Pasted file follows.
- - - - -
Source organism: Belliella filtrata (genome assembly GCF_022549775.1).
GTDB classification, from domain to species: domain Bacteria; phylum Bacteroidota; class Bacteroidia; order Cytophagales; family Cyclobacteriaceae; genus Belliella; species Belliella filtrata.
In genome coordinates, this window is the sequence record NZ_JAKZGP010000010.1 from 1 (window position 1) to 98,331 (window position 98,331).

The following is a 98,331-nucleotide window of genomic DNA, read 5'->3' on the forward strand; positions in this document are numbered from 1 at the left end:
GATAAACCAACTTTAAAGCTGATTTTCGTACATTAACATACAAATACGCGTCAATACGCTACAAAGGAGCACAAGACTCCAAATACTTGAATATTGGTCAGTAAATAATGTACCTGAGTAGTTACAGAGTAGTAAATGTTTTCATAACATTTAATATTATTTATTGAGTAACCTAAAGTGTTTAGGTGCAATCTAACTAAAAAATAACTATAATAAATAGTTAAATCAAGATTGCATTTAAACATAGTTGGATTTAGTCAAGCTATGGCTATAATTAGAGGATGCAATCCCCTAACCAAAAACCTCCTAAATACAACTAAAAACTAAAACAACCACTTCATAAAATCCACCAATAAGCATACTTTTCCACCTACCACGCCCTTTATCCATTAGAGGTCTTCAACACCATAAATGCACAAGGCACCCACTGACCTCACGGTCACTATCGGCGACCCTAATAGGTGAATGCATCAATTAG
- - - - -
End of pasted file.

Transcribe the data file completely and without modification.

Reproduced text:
Source organism: Belliella filtrata (genome assembly GCF_022549775.1).
GTDB classification, from domain to species: domain Bacteria; phylum Bacteroidota; class Bacteroidia; order Cytophagales; family Cyclobacteriaceae; genus Belliella; species Belliella filtrata.
In genome coordinates, this window is the sequence record NZ_JAKZGP010000010.1 from 1 (window position 1) to 98,331 (window position 98,331).

The following is a 98,331-nucleotide window of genomic DNA, read 5'->3' on the forward strand; positions in this document are numbered from 1 at the left end:
GATAAACCAACTTTAAAGCTGATTTTCGTACATTAACATACAAATACGCGTCAATACGCTACAAAGGAGCACAAGACTCCAAATACTTGAATATTGGTCAGTAAATAATGTACCTGAGTAGTTACAGAGTAGTAAATGTTTTCATAACATTTAATATTATTTATTGAGTAACCTAAAGTGTTTAGGTGCAATCTAACTAAAAAATAACTATAATAAATAGTTAAATCAAGATTGCATTTAAACATAGTTGGATTTAGTCAAGCTATGGCTATAATTAGAGGATGCAATCCCCTAACCAAAAACCTCCTAAATACAACTAAAAACTAAAACAACCACTTCATAAAATCCACCAATAAGCATACTTTTCCACCTACCACGCCCTTTATCCATTAGAGGTCTTCAACACCATAAATGCACAAGGCACCCACTGACCTCACGGTCACTATCGGCGACCCTAATAGGTGAATGCATCAATTAG